This week a new paper has been published in the IFRF Combustion Journal (http://www.journal.ifrf.net/) entitled:
Increase of the effective energy from the radiant tube equipped with regenerative system in comparison with a conventional recuperative system
N. Rafidi, W. Blasiak, M. Jewartowski, D. Szewczyk
This article discusses experiments undertaken with a radiant tube fired with both regenerative and recuperative burner systems. The authors use their detailed measurements of tube temperature and heat flux to discuss the advantages of regenerative burner firing. This paper provides a good comparison of these two burners systems and is recommended reading for operations engineers investigating switching from conventional to regenerative burner systems.
The paper presents the experimental results of High Temperature Air Combustion (HiTAC) investigations with the use of a radiant tube, in order to compare the Regenerative System (RS) with a conventional recuperative system.
For this work a semi-industrial HiTAC test furnace was equipped with the W-shape Radiant Tube. The working length of this tube was around 7,0 m and the diameter was 0,195 m. The radiant tube was operated in sequence with a conventional recuperative system and a Regenerative System. The recuperative burner was mounted in the upper end of the tube.
The RS consisted of two burners, equipped with honeycomb ceramic regenerators, mounted to both ends of the radiant tube. The temperature profile of the tube wall was monitored by 74 thermocouples located along the tube. Additional temperatures, flow rates and pressures were measured to assess and compare the energy balance of both systems. Pollutant emissions, including NOx and CO, as well as the exhaust gas composition were measured.
The tests were carried out over a wide range of parameters: firing power from 75 kW to 155 kW, furnace temperature from 670C to 950C and an oxygen molar fraction in the exhaust gases set at 3%. LPG was used as a fuel in all tests.
Test results show that the temperature profiles along the tube were more uniform when the regenerative system was used. The cross-sectional temperature distribution for the tube was also more uniform. Because of the relatively flat temperature distribution along the tube, more energy from the radiant tube can be emitted using RS in comparison with the conventional recuperative burner, for the same maximum temperatures of the tube. In certain conditions, the increase of energy release can be up to 100%.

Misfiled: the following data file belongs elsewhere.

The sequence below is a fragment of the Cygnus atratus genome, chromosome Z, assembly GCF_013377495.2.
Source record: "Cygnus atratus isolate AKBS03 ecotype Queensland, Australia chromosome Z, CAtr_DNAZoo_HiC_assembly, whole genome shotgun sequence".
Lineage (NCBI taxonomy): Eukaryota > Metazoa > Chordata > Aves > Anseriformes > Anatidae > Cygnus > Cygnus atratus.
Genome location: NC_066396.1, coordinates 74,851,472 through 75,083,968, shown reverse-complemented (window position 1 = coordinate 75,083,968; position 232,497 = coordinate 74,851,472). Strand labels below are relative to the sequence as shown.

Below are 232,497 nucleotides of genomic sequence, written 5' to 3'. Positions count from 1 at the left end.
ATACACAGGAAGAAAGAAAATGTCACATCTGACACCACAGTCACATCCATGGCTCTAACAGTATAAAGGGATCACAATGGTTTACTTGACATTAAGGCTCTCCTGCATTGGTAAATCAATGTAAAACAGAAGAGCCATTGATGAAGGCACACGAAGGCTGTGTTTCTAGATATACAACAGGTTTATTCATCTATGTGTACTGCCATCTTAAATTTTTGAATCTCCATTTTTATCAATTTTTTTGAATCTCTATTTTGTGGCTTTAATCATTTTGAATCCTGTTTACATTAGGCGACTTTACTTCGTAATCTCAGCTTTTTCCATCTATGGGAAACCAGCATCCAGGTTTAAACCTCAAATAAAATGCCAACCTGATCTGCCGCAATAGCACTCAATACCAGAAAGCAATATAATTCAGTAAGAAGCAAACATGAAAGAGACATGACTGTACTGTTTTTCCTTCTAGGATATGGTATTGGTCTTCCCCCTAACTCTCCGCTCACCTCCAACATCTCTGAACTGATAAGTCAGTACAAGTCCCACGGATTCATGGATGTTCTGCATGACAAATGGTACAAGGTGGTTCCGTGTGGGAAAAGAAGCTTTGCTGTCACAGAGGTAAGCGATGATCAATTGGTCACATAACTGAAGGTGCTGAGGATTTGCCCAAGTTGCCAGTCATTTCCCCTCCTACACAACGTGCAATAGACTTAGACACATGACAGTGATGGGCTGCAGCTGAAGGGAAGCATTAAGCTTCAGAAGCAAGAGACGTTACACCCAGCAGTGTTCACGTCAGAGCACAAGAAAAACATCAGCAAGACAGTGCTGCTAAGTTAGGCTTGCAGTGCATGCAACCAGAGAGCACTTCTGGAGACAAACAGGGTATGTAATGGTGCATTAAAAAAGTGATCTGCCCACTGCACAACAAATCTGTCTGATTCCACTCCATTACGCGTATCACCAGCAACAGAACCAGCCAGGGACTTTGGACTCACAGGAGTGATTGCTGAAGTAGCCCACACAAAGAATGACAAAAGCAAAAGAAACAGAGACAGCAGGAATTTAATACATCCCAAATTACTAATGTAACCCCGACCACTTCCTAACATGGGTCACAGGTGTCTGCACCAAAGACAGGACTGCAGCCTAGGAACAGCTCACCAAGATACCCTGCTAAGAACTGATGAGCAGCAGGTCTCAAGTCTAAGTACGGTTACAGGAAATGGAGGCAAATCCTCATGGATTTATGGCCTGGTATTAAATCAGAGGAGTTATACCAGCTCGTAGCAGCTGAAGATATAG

Energy balance calculations show that the efficiency of the Regenerative System can be up to 25% higher than that of the recuperative system, mainly due to very low temperature of flue gases for RS operation. Although, the preheated air temperature used for combustion was much higher in the case of the regenerative system (in some tests as high as 960C), the NOx emission was found to be almost the same in both cases.
Royal Institute of Technology
Energy and Furnace Technology Division
100 44 Stockholm
Tel. No.: 46 8 790 84 05
Fax No.: 46 8 207 68 1
Key words: HIGH TEMPERATURE AIR COMBUSTION, RADIANT TUBE, REGENERATIVE BURNERS
The full paper may be downloaded from the server, in the “New Papers” section (http://www.journal.ifrf.net/articles.html), by clicking on the Acrobat PDF icon alongside the title.
Publication in the Journal
The Editor-in-Chief (See associated article in this edition of the MNM) would like to remind all potential authors that publication in the Journal is open to all. If you have interesting results to publish in the field of, or related to, industrial combustion, we invite you to prepare a paper according to the guidelines given in the Author’s Guide on the website
Papers may be regular “articles” (typically up to 20 pages) or Communications (typically up to 4/5 pages). Review papers can of course be longer. Remember that figures and graphics in general can be in full colour. This advantage should be encouraged.
All manuscripts and associated files, proposed for publication should be sent by the Corresponding Author in a compressed/zip file, as an email attachment to firstname.lastname@example.org. This file should include a statement that the proposal’s content is unpublished material that has not being submitted for publication elsewhere. When an article by the author(s) is cited in the proposed article as “in press”, a copy of this article should accompany the proposed article and should be included in the compressed file.
The Editor-in-Chief looks forward to receiving your proposals.